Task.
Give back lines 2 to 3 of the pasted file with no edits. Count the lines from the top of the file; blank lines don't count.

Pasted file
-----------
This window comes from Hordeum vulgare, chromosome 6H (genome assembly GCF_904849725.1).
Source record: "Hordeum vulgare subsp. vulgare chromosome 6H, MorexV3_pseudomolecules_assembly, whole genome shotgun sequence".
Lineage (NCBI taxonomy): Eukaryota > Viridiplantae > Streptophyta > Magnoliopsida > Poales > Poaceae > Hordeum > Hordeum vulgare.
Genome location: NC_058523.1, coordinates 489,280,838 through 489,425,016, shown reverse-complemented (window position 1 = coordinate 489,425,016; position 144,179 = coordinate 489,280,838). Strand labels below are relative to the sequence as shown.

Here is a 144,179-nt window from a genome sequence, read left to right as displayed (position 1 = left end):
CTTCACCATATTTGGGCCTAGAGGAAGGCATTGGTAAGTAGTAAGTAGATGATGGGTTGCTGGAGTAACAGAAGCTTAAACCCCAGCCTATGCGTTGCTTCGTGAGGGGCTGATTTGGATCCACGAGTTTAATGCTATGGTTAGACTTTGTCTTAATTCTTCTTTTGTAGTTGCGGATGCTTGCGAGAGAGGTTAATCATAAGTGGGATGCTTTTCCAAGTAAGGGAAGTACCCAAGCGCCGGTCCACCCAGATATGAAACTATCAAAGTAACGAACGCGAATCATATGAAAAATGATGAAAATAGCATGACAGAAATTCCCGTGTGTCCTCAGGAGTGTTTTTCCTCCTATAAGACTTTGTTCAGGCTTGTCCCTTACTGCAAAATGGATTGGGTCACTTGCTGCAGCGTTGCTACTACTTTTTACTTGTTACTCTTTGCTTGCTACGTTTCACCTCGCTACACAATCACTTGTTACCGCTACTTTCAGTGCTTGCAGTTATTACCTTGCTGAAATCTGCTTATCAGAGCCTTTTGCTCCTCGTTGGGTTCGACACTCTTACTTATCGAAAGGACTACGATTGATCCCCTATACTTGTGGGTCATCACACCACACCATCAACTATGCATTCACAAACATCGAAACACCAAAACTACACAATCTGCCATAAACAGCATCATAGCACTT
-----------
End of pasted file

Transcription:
Source record: "Hordeum vulgare subsp. vulgare chromosome 6H, MorexV3_pseudomolecules_assembly, whole genome shotgun sequence".
Lineage (NCBI taxonomy): Eukaryota > Viridiplantae > Streptophyta > Magnoliopsida > Poales > Poaceae > Hordeum > Hordeum vulgare.